Being a scientist and writer of a science blog, one can’t help being mesmerized by the statistics behind one’s readership. Over the last five years I’ve been quite surprised to see what posts garner a large number of readers and comments and which ones don’t (more often those that take a lot of time to write).
As posts gain traction among Google search returns on popular topics, you’ll often see old posts continuing to be among the most-read for months after writing.
So here are some data for you as well as a nice list of posts that you may have missed first time around:
1. iAroma synthetic marijuana and the loss of Max Dobner – 16 July 2011 – 1,022 views, 4 comments
2. DEA already admits defeat on synthetic marijuana ban? – 02 March 2011 – 833 views, 23 comments
3. Flurry of FDA action against aromatase supplements – 27 September 2010 – 490 views, 5 comments
4. Amy Winehouse found dead in London – 23 July 2011 – 395 views, 3 comments
5. What’s the buzz?: Synthetic marijuana, K2, Spice, JWH-018 (repost) – 07 September 2010 – 352 views, 20 comments
6. SciAm blog network follow-up – 11 July 2011 – 324 views, 12 comments
7. Welcome Scientific American blog network! – 05 July 2011 – 307 views, 17 comments
8. Fingolimod (Gilenya, Novartis) for multiple sclerosis – 11 May 2011 – 249 views, 2 comments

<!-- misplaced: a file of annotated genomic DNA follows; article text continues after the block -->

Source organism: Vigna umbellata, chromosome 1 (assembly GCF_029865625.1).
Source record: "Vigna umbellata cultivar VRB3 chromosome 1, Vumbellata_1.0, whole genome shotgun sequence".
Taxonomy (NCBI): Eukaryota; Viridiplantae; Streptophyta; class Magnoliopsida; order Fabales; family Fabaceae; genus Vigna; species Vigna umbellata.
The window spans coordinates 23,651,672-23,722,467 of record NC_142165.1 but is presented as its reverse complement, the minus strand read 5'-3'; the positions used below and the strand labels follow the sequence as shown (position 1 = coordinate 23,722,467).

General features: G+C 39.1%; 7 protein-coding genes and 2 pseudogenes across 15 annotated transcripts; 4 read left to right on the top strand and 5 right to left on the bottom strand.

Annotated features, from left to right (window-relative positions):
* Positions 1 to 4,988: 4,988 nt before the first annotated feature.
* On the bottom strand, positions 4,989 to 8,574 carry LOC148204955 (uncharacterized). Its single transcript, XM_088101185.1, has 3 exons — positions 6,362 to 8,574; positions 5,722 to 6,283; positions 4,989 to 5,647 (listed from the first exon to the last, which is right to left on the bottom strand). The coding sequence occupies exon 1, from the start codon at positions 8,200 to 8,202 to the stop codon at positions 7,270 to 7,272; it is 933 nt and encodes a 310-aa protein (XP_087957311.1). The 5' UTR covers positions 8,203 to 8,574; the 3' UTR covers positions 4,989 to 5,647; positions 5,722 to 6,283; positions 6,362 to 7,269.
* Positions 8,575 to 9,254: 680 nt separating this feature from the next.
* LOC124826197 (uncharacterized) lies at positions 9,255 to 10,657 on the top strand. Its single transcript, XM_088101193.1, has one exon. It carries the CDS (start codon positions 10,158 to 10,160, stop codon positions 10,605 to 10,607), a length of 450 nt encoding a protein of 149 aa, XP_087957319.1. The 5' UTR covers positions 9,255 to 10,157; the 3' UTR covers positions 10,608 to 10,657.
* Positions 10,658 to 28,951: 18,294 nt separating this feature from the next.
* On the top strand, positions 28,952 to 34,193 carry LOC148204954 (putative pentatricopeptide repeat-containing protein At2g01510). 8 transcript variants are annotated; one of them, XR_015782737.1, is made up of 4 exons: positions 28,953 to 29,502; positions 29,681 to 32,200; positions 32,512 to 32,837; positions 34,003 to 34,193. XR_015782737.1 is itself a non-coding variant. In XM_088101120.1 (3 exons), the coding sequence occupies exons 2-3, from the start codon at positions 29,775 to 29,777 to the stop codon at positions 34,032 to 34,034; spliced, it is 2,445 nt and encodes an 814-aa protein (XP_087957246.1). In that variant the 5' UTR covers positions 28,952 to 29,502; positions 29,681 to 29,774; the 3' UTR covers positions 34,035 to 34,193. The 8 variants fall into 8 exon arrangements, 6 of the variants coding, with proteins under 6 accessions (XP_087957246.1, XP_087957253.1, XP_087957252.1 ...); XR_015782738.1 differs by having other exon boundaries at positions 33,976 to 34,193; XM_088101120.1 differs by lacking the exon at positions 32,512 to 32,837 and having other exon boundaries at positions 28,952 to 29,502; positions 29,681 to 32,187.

9. “Synthetic marijuana” chemist John W Huffman interviewed on regional NPR program – 26 January 2011 – 187 views, 2 comments
10. Poppy seed tea can kill you (repost) – 13 April 2011 – 185 views, 2 comments
A few interesting observations:
- Only four of the top ten most-read posts in July were actually authored in July
- Two posts weren’t even written this year
- Four posts dealt with some aspect of synthetic marijuana chemistry and pharmacology
- Three posts dealt with death
- Two posts dealt with the blogging community
- Synthetic marijuana users and bloggers are most likely to comment on blogposts about them
And which one surprises me the most? The post on aromatase inhibitors being in dietary supplements. These agents, developed originally to treat breast cancer, have found increasing use in bodybuilding and in testosterone-deficiency of aging (now called “low-T” in pharma commercials). The post hasn’t drawn a comment since November but “aromatase inhibitors” remain one of the top search terms that bring readers to the blog. I’m not sure if those readers are seeking information on breast cancer or testosterone replacement therapy.
Happy analyzing, reading, or re-reading!
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